The Brief – Socialist schism

The Brief is EURACTIV's evening newsletter.

The Party of European Socialists is meeting in Lisbon in an apparent show of unity. Unlike the EPP, the liberals or even the greens, socialists don’t need to choose from competing candidates – they only have one. Frans Timmermans will be their Spitzenkandidat, and Sergei Stanishev will be re-elected for a third time as PES president, without competition.

But the calm is only at the surface.

The real issue is that several sister parties, especially from the East, no longer share the political correctness of the Brussels bubble socialists. A clear example is the conflict between Stanishev, who left his home country Bulgaria to lead PES from Brussels seven years ago, and the current leader of the Bulgarian Socialist Party, Kornelia Ninova.

Ninova and Stanishev are worlds apart. The divide between them is much bigger than between PES and EPP. Stanishev is against Orbán, while Ninova supports and admires the Hungarian strongman. Ninova is against the Istanbul Convention, Stanishev calls on EU members to supports this UN convention against domestic violence. The same goes for the Global compact for migration.

The populist temptation among socialists is strong in several EU members from the east, where the most striking example is Romania. In this country, the social democrats are clinging on to power by all means in spite of growing popular resentment.

The EPP is very happy to point the finger at the Romanian socialists. For the centre-right, it’s such a rare opportunity to divert attention from their support to Orbán.

But what happens then?

In comes Frans Timmermans, the Dutch social democrat. Not only does he not pay lip service to his Romanian party fellows, quite the contrary, he is leading the Commission’s punitive actions against this country.

The outrage is such that some in the Romanian PSD reportedly envisage moving to the ECR group, founded by David Cameron’s Tories. If this materialises (realistically, after the European elections), their example could be contagious and unravel the S&D group.

On issues such as gay marriage, the definition of family, migration, climate change or attitude toward the EU, socialists in many EU countries from the East are getting dangerously close to the extreme right, to Marine Le Pen or Matteo Salvini.

Too many socialists from the East don’t recognise the ultra-liberal Timmermans as their candidate. Or more precisely, many don’t recognise him at all, while others identify him as the villain rather than their European leader.

This European election won’t be an easy one for the socialists.

The Roundup

by Alexandra Brzozowski

Which way forward for German Chancellor Angela Merkel’s CDU? The CDU delegates have chosen and the winner is Annegret-Kramp Karrenbauer.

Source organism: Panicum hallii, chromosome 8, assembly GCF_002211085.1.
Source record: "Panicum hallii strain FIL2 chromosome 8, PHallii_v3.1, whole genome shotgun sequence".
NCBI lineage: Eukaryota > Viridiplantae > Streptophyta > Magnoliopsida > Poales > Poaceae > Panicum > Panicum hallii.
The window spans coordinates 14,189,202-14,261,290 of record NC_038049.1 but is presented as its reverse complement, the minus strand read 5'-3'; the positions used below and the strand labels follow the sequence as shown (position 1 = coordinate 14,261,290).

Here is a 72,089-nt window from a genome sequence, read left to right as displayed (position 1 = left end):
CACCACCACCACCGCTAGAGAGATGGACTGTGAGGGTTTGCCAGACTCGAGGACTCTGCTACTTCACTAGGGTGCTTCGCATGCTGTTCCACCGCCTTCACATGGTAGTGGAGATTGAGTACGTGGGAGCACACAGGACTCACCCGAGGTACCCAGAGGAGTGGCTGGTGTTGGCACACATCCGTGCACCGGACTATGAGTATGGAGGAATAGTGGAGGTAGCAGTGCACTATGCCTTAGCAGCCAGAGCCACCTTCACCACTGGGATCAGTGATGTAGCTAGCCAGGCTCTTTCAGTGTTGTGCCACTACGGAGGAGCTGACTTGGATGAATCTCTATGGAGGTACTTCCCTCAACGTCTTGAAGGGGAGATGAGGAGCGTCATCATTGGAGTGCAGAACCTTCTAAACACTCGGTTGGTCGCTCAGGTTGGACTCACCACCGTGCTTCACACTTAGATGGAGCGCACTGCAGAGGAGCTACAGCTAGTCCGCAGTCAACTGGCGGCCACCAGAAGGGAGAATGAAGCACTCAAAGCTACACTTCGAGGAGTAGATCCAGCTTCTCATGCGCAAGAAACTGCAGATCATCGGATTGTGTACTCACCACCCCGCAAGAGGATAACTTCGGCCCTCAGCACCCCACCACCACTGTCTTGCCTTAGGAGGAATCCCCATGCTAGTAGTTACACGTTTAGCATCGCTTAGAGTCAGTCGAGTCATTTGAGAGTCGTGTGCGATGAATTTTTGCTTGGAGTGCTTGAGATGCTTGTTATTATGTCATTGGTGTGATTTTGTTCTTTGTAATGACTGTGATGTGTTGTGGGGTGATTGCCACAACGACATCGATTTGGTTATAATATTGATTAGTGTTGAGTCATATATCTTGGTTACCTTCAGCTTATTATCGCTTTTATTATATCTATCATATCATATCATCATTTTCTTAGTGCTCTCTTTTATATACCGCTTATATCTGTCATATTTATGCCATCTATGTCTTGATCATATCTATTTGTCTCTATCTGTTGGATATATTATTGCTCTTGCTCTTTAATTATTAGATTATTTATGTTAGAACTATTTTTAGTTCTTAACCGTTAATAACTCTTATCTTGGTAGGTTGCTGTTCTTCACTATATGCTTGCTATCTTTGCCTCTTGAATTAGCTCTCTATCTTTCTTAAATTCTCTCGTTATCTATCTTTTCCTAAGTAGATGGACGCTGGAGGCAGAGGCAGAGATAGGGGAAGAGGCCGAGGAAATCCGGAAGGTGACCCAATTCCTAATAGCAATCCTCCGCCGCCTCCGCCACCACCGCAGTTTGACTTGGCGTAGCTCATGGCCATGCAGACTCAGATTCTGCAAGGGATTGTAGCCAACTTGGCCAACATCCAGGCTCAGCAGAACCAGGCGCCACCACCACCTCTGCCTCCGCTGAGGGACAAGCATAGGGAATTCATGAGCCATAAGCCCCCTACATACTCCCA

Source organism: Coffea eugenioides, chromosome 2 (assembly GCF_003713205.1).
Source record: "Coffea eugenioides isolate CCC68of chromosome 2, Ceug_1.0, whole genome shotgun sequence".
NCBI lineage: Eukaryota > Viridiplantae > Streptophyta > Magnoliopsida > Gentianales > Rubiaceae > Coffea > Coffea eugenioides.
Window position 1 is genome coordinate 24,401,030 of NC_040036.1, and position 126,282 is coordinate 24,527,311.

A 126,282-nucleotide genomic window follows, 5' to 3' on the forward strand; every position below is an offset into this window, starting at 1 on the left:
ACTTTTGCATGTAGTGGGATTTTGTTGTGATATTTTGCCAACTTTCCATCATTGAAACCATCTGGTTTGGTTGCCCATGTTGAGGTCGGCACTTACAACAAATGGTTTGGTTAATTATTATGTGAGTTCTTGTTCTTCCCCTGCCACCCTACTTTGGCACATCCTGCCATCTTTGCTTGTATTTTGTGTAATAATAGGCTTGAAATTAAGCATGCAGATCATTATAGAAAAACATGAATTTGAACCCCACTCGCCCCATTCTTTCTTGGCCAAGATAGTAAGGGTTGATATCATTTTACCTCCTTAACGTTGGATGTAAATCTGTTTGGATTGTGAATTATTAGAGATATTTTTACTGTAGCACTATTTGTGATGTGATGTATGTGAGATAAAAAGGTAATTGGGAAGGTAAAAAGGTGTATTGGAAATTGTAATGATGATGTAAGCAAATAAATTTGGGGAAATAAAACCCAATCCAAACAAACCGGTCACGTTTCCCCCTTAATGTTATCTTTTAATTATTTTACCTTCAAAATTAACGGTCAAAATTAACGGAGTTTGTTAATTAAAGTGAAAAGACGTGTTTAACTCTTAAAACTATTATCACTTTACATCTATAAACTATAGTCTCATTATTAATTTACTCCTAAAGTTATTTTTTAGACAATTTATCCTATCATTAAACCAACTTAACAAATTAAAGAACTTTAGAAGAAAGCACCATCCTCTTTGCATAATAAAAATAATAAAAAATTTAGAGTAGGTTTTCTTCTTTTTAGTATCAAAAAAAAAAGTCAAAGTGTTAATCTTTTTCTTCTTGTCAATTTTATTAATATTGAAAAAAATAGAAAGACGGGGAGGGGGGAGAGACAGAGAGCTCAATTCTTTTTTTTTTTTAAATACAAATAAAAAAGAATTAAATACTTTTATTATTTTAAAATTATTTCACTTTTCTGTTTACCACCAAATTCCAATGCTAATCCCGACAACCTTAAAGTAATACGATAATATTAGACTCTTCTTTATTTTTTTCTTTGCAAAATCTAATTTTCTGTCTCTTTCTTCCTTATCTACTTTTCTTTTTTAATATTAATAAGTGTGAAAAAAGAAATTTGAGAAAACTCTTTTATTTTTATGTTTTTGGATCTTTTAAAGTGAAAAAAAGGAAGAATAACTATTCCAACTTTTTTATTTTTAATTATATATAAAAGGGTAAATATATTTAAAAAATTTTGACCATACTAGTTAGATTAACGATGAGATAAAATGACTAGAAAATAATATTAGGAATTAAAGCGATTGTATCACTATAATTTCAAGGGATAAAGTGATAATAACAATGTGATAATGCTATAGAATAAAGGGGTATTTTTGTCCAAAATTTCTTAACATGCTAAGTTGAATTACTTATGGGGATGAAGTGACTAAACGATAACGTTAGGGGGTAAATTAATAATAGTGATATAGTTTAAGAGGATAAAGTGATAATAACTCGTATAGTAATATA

In Hamburg, the party delegates chose her to the helm of the party out of those three candidates. She won against her fellow contender Friedrich Merz in a second ballot with 517 to 482 votes.

One thing is also true: rarely has a national party convention been followed so eagerly in Brussels corridors.

UK’s Theresa May rejected the plea by MPs to delay the Brexit vote scheduled for next week, but left open the possibility to give lawmakers a vote on whether to enter into the Northern Ireland backstop. In case of no-Brexit, there is the prospect of dead men walking.

Back in Brussels, Europe should be “worried” about Huawei and other Chinese companies, given the mandatory cooperation they have to maintain with Chinese intelligence services, the Commission said.

In the council, ministers backed plans for that will allow law enforcement authorities to bypass EU member states when making judicial orders for electronic evidence in criminal matters abroad. Germany’s Justice Minister Katarina Barley was one of the most vociferous opponents to the plans.

In other digi-news, yesterday, EU ministers clamped down on online terrorist content despite a wave of opposition from industry associations representing internet companies.

To avoid a major crisis in the Belgian coalition government, Belgian PM Charles Michel will go “in personal capacity” to the intergovernmental conference in Marrakesh. Why does the hysterical reaction of some countries to the UN migration and refugee does compacts matter?

The Bulgarian socialist leader announced she will snub the PES forum in Lisbon, which is meant to endorse Frans Timmermans as the common Spitzenkandidat for the European elections.

Tackling climate change will require ‘transforming the whole economy’ in the coming decades, financiers have warned.

As COP24 gets underway in Poland, leading oil and gas players – countries and companies – are confronted with the challenge of mapping out their share of the new energy economy, writes Robin Mills. In our COP24 diary day #5 edition, we have an update on the negotiations, climate denialism, South America, costs of global warming, and more.

The EU and France ramped up their funding for the G5 Sahel anti-terror alliance to €1.3bn at a two-day donor summit in Mauritania.

Our weekly edition of Tweets of the Week features Article 50 in the ECJ, Selmayrgate that just won’t go away, and Gilets Jaunes protests go seriously astray.

Look out for…

A major crunch time week. On the menu: Strasbourg plenary week, Brexit vote in the House of Common on Tuesday  and the last EU summit of this year.

Views are the author’s

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